The rising cost of lumber has continued to impede builders over the past several months, but despite those rising costs, new housing starts rose in May, according to data released Wednesday by the U.S. Census Bureau and the Department of Housing and Urban Development (HUD).
Single-family housing starts were up 4.2 percent from April to a rate of 1,098,000. That figure is 50.3 percent higher than the May 2020 rate of 1,046,000. Meanwhile, privately-owned housing starts were also up during May by an adjusted annual rate of 1,572,000 — 3.6 percent above the revised April estimate.
Single-family housing completions, however, did not see the positive growth that housing starts did — completions were 2.6 percent below the revised April estimate at a seasonally adjusted annual rate of 978,000. Privately owned housing completions were likewise down from the previous month, by 4.1 percent to a seasonally adjusted annual rate of 1,368,000. However, that figure is still 16.1 percent up from May 2020 privately owned housing completions.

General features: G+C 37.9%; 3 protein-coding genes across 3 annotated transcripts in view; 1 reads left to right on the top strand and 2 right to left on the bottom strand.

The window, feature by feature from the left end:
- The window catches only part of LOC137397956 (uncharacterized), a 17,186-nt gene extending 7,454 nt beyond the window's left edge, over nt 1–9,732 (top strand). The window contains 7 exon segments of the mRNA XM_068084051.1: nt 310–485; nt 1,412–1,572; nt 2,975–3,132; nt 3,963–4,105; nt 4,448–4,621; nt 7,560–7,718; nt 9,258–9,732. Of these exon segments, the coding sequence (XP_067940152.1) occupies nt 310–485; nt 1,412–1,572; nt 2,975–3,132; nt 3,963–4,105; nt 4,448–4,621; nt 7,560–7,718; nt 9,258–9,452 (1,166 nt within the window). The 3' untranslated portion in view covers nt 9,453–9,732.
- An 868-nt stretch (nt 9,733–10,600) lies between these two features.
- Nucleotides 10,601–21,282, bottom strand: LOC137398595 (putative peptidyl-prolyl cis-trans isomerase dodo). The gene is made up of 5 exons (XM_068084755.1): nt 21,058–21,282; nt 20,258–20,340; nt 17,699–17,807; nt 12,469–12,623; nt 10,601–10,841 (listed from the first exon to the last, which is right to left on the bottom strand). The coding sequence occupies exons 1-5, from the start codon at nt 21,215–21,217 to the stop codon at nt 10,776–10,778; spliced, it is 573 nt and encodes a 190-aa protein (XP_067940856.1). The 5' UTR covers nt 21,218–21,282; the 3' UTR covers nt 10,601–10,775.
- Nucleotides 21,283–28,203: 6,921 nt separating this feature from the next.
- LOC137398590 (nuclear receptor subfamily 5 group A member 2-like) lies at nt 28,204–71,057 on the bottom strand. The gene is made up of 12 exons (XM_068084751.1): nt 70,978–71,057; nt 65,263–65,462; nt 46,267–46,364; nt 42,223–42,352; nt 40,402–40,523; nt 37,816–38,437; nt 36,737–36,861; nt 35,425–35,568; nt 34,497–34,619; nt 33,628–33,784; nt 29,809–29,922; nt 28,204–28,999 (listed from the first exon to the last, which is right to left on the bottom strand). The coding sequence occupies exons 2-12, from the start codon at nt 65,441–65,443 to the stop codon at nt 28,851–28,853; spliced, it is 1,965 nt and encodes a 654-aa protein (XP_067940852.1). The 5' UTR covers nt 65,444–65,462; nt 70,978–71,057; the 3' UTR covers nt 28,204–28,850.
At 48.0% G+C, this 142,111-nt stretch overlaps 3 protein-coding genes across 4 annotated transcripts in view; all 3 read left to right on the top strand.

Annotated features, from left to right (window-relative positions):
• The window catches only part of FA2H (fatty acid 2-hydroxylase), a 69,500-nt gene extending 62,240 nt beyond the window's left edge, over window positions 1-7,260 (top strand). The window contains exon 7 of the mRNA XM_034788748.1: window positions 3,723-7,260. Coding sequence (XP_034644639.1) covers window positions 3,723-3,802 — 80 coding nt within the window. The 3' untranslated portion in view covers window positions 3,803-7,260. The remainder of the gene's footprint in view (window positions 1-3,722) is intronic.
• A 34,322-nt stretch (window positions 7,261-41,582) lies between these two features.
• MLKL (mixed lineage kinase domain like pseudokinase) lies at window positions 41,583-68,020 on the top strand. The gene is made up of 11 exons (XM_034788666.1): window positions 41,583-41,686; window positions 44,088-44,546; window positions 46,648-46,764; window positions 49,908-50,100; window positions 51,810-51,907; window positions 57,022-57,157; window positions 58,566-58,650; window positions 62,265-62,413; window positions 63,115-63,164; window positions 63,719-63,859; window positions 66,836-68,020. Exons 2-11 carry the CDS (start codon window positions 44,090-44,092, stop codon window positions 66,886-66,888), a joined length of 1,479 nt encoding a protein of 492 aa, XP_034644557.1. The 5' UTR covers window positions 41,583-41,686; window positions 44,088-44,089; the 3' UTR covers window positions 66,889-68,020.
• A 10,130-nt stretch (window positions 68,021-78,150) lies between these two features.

The pace of single-family building permits also declined by 1.6 percent in May to a rate of 1,130,000. Privately owned housing permits, meanwhile, were down 3.0 percent from April to a seasonally adjusted annual rate of 1,681,000. Still, that rate was up 34.9 percent year over year.
Some economists believe housing starts will likely remain around the same level for the remainder of 2021 due to continued inventory demand.
“Strong demand, a need for inventory, and homebuilder optimism will keep a floor under activity, but builders continue to face supply constraints that may hamper or at least postpone construction,” Nancy Vanden Houten, lead economist at Oxford Economics, told Business Insider.